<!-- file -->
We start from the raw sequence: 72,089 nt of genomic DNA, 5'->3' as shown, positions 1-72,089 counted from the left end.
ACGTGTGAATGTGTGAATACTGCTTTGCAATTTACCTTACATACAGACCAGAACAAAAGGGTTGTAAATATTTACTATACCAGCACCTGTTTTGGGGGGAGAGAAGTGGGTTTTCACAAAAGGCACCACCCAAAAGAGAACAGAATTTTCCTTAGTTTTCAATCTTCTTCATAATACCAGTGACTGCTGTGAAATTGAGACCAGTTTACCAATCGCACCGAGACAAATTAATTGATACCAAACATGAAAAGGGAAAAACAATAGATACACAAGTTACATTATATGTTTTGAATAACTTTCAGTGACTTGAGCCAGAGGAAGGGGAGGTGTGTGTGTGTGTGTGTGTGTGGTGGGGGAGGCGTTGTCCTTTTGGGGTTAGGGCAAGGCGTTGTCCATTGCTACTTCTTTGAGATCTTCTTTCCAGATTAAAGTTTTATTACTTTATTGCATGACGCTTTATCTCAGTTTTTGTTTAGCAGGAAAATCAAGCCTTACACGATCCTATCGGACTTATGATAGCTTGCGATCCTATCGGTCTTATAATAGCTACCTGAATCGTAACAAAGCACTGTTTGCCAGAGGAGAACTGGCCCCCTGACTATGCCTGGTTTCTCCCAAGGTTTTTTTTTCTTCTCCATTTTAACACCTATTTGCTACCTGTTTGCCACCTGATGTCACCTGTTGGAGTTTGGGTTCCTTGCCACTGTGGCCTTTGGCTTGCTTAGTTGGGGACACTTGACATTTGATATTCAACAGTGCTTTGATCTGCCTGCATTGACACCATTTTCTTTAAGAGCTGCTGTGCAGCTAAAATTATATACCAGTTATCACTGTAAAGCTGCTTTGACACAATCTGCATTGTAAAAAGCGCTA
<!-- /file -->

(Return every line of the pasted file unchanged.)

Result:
We start from the raw sequence: 72,089 nt of genomic DNA, 5'->3' as shown, positions 1-72,089 counted from the left end.
ACGTGTGAATGTGTGAATACTGCTTTGCAATTTACCTTACATACAGACCAGAACAAAAGGGTTGTAAATATTTACTATACCAGCACCTGTTTTGGGGGGAGAGAAGTGGGTTTTCACAAAAGGCACCACCCAAAAGAGAACAGAATTTTCCTTAGTTTTCAATCTTCTTCATAATACCAGTGACTGCTGTGAAATTGAGACCAGTTTACCAATCGCACCGAGACAAATTAATTGATACCAAACATGAAAAGGGAAAAACAATAGATACACAAGTTACATTATATGTTTTGAATAACTTTCAGTGACTTGAGCCAGAGGAAGGGGAGGTGTGTGTGTGTGTGTGTGTGTGGTGGGGGAGGCGTTGTCCTTTTGGGGTTAGGGCAAGGCGTTGTCCATTGCTACTTCTTTGAGATCTTCTTTCCAGATTAAAGTTTTATTACTTTATTGCATGACGCTTTATCTCAGTTTTTGTTTAGCAGGAAAATCAAGCCTTACACGATCCTATCGGACTTATGATAGCTTGCGATCCTATCGGTCTTATAATAGCTACCTGAATCGTAACAAAGCACTGTTTGCCAGAGGAGAACTGGCCCCCTGACTATGCCTGGTTTCTCCCAAGGTTTTTTTTTCTTCTCCATTTTAACACCTATTTGCTACCTGTTTGCCACCTGATGTCACCTGTTGGAGTTTGGGTTCCTTGCCACTGTGGCCTTTGGCTTGCTTAGTTGGGGACACTTGACATTTGATATTCAACAGTGCTTTGATCTGCCTGCATTGACACCATTTTCTTTAAGAGCTGCTGTGCAGCTAAAATTATATACCAGTTATCACTGTAAAGCTGCTTTGACACAATCTGCATTGTAAAAAGCGCTA